13 00 – 14 30 : Having bonded over the last 4 days, we put their class spirit to the test by letting the Y1s design and put up their class decorations. This was no simple and trivial matter since the parents would be able to see the decorations as they are used as the backdrop to the live stream of the JRIC. We’ll leave it to the parents to judge whether the Y1s were able to put up a good show.

14 30 – 16 30: It was finally time for the Y1s to join the RI family as official Rafflesians. It was time for us to welcome them into the school with open arms, and for us to look back on the week-long O-camp. The Y1s were shivering in nervousness and excitement as they reached the highest point of their roller coaster ride. The JRIC started with an address by our principal, Mr Federick Yeo, in which he showed his appreciation to the Y1s for whole-heartedly taking part in the orientation camp activities. The main event followed, where the Year Ones were invested with the RI school badge which was then pinned on their crisp white uniforms. This moment could be marked as both magical and emotional since smiles, tears and joy could be seen on the faces of the proud Y1s and their beaming parents. Having gone through this experience myself, it is definitely a moment where one feels accepted and excited for his next six years in Raffles Institution.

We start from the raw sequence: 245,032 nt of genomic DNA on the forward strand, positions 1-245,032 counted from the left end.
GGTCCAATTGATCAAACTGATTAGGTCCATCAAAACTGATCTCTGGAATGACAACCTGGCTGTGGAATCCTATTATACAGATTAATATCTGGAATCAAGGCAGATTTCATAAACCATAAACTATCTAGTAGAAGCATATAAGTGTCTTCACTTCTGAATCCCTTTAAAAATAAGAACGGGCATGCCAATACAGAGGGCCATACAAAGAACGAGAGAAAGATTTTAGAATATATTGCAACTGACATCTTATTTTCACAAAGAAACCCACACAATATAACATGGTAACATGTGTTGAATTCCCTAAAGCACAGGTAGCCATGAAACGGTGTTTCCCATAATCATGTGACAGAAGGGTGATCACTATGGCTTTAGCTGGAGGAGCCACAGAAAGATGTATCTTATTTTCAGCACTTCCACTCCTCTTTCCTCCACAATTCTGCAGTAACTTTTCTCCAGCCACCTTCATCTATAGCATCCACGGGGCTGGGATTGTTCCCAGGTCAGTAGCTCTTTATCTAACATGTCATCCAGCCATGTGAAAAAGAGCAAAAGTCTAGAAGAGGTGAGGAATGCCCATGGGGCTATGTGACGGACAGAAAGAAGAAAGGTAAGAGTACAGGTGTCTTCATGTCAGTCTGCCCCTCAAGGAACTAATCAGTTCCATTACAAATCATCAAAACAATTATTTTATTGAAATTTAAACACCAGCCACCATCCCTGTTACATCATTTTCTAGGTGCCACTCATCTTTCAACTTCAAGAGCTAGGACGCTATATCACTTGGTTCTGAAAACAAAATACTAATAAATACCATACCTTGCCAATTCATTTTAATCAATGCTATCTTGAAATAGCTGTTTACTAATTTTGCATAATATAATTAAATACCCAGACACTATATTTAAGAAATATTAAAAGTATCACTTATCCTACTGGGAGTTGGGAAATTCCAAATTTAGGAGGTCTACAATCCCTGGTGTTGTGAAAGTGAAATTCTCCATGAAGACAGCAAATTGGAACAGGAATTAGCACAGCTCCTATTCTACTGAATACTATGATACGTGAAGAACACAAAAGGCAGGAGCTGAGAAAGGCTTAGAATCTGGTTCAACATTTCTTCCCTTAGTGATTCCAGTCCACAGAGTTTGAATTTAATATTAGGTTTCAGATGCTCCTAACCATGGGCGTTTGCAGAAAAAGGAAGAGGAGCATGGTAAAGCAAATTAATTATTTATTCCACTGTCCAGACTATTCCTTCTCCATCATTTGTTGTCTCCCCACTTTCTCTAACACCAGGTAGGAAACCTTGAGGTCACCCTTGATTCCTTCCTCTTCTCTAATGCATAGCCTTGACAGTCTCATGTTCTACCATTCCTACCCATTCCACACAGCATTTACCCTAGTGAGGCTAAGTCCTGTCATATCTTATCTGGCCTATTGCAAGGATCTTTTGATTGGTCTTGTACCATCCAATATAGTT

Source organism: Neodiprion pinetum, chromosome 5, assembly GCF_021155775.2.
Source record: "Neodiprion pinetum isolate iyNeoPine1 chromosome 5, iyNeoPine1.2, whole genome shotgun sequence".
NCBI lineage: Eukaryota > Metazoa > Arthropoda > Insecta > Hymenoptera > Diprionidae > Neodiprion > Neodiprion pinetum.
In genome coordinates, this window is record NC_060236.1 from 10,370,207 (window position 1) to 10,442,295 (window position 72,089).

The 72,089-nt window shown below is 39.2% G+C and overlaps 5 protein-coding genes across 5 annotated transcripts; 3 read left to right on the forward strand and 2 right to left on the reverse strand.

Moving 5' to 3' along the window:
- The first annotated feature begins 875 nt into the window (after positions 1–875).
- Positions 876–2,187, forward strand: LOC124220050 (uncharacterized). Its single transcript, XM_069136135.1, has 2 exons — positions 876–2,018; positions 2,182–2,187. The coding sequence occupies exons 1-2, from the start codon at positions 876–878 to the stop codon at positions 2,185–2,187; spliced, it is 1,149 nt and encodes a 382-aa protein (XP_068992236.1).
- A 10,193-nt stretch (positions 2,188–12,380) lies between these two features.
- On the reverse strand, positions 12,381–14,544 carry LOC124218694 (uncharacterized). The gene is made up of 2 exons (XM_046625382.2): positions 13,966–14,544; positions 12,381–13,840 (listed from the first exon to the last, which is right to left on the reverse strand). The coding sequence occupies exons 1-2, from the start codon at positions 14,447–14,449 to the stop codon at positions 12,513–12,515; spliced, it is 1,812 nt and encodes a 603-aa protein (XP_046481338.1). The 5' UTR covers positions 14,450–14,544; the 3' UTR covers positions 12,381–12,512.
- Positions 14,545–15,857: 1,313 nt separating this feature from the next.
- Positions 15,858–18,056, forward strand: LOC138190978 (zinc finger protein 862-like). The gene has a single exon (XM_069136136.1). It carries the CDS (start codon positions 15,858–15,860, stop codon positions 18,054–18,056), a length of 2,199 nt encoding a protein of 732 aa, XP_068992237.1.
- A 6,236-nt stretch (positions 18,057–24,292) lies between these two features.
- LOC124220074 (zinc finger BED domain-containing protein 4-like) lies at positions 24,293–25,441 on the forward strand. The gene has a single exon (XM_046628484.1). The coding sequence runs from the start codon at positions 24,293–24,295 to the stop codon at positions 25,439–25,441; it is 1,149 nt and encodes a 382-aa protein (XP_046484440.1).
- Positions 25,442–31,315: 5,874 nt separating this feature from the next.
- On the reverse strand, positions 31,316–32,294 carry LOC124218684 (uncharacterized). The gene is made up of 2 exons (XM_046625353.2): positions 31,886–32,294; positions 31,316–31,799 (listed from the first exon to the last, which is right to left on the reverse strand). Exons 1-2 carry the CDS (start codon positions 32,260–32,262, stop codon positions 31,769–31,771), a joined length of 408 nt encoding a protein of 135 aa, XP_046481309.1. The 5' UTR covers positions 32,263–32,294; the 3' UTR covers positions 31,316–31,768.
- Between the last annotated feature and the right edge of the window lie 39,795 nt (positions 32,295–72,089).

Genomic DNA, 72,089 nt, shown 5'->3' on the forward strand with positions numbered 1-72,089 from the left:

The JRIC finally concluded with a video compilation of the Y1s’ journey through their orientation camp. The video definitely had a range of reactions with some year ones recounting the joy they experienced while some giggled about the funny pictures taken of themselves or of their peers. 

Achieving and dreaming big welcomed 406 new souls into RI as they begin their journey into this vast and unknown territory. At the end of the day, all the Year Ones have completed their initiation into our Rafflesian family. 

Jai’s Year 1 Class after JRIC.


  • Cheah Zong Heng

    A Raffles Publication member, Year 4 student and also a bass singer in Raffles Voices, ZongHeng attempts to bring you stories that matter whilst juggling his other commitments (hopefully with enough sleep left). In his freetime, you would find him in his natural habitat- a couch with a book in hand.